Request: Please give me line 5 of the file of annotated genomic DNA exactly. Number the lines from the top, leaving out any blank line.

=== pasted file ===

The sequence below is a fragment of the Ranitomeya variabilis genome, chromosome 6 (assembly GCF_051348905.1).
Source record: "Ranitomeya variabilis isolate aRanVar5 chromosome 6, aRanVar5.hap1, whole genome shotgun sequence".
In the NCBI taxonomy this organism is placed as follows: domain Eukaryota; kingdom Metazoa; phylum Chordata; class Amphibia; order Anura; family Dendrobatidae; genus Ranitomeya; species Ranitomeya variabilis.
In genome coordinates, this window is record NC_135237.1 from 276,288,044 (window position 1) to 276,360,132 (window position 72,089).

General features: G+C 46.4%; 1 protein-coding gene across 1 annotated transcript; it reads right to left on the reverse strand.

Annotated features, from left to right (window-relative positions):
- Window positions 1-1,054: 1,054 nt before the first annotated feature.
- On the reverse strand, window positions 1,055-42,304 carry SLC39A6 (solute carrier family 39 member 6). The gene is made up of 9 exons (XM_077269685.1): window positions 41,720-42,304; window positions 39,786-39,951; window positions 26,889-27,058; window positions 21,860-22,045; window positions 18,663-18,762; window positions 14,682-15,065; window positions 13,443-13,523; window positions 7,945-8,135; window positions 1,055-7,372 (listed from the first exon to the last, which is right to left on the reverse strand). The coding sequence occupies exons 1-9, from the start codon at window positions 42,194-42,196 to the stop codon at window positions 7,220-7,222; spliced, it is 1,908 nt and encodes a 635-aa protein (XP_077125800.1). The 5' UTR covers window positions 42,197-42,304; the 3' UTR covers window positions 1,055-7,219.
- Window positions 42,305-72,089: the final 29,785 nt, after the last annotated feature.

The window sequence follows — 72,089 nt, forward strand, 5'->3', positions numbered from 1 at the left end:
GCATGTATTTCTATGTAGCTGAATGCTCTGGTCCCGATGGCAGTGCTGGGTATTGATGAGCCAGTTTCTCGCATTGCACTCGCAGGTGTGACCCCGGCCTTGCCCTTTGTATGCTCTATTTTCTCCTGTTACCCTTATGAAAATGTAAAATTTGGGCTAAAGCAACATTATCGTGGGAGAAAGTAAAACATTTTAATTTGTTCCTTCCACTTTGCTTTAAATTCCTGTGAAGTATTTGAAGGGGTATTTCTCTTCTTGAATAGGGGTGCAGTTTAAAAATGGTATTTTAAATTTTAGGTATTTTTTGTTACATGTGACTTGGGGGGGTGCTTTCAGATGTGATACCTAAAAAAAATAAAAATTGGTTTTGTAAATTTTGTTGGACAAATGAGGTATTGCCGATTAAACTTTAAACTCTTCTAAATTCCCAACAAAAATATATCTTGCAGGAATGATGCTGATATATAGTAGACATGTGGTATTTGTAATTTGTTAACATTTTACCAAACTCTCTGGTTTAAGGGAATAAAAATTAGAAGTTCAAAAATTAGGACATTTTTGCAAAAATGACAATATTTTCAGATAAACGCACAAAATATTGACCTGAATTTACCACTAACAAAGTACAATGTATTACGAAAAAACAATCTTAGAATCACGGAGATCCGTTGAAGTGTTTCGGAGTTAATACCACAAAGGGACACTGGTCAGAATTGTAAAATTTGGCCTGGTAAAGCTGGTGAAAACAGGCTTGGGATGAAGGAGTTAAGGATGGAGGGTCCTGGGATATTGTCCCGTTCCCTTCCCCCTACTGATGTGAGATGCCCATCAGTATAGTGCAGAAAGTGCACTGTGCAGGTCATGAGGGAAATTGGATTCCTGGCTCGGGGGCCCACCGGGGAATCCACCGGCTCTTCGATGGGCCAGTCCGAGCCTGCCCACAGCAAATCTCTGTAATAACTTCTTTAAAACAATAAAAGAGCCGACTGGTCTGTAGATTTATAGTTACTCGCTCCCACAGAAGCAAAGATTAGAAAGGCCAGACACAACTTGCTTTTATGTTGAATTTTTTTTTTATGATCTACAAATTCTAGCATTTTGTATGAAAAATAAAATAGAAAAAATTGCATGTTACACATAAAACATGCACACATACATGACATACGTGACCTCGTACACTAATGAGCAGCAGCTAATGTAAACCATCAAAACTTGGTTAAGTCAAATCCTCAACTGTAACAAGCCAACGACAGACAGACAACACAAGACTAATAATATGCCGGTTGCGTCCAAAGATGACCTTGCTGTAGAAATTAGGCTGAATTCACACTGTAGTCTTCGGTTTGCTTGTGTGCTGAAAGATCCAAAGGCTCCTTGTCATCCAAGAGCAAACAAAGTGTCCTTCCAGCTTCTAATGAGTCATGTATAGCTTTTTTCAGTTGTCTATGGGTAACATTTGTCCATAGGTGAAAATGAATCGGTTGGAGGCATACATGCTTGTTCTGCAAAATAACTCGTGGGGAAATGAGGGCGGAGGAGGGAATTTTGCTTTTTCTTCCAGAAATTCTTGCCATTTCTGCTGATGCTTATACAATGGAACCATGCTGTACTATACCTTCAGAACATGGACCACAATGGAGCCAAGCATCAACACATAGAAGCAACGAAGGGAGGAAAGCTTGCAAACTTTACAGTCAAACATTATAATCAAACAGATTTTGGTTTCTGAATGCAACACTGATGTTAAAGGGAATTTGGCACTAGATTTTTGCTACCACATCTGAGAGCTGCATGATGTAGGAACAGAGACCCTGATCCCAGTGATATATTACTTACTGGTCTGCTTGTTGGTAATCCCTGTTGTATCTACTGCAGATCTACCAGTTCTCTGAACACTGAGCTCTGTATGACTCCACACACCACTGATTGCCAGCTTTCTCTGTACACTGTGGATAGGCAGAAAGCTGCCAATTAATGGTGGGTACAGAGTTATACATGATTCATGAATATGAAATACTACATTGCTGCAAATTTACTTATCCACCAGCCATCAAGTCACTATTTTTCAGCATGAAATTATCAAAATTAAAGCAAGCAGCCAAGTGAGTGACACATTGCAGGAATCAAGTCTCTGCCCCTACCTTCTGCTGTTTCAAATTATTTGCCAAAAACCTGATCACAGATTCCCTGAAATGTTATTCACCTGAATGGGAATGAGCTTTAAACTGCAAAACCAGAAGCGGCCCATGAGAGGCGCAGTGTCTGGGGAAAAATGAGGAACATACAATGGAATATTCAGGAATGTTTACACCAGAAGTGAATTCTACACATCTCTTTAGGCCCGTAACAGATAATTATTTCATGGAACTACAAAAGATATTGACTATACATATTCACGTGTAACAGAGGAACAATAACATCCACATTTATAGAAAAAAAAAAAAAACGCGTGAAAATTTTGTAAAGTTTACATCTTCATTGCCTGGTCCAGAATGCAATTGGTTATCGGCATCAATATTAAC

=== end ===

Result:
General features: G+C 46.4%; 1 protein-coding gene across 1 annotated transcript; it reads right to left on the reverse strand.